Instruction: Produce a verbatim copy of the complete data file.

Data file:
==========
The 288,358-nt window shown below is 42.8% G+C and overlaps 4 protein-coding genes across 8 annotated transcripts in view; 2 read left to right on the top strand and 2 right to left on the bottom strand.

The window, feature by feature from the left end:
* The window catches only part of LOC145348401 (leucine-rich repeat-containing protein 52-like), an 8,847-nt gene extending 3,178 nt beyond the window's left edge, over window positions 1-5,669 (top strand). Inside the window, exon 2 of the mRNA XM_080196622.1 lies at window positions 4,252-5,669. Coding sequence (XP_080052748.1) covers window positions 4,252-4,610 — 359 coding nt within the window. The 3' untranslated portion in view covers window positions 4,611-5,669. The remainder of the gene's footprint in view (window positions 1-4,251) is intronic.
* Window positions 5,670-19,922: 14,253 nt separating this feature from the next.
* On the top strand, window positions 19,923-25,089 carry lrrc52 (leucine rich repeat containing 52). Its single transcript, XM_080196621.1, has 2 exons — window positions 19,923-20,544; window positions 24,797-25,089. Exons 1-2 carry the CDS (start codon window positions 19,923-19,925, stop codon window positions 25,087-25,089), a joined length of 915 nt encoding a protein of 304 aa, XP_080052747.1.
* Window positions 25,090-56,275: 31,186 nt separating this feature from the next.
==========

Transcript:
The 288,358-nt window shown below is 42.8% G+C and overlaps 4 protein-coding genes across 8 annotated transcripts in view; 2 read left to right on the top strand and 2 right to left on the bottom strand.

The window, feature by feature from the left end:
* The window catches only part of LOC145348401 (leucine-rich repeat-containing protein 52-like), an 8,847-nt gene extending 3,178 nt beyond the window's left edge, over window positions 1-5,669 (top strand). Inside the window, exon 2 of the mRNA XM_080196622.1 lies at window positions 4,252-5,669. Coding sequence (XP_080052748.1) covers window positions 4,252-4,610 — 359 coding nt within the window. The 3' untranslated portion in view covers window positions 4,611-5,669. The remainder of the gene's footprint in view (window positions 1-4,251) is intronic.
* Window positions 5,670-19,922: 14,253 nt separating this feature from the next.
* On the top strand, window positions 19,923-25,089 carry lrrc52 (leucine rich repeat containing 52). Its single transcript, XM_080196621.1, has 2 exons — window positions 19,923-20,544; window positions 24,797-25,089. Exons 1-2 carry the CDS (start codon window positions 19,923-19,925, stop codon window positions 25,087-25,089), a joined length of 915 nt encoding a protein of 304 aa, XP_080052747.1.
* Window positions 25,090-56,275: 31,186 nt separating this feature from the next.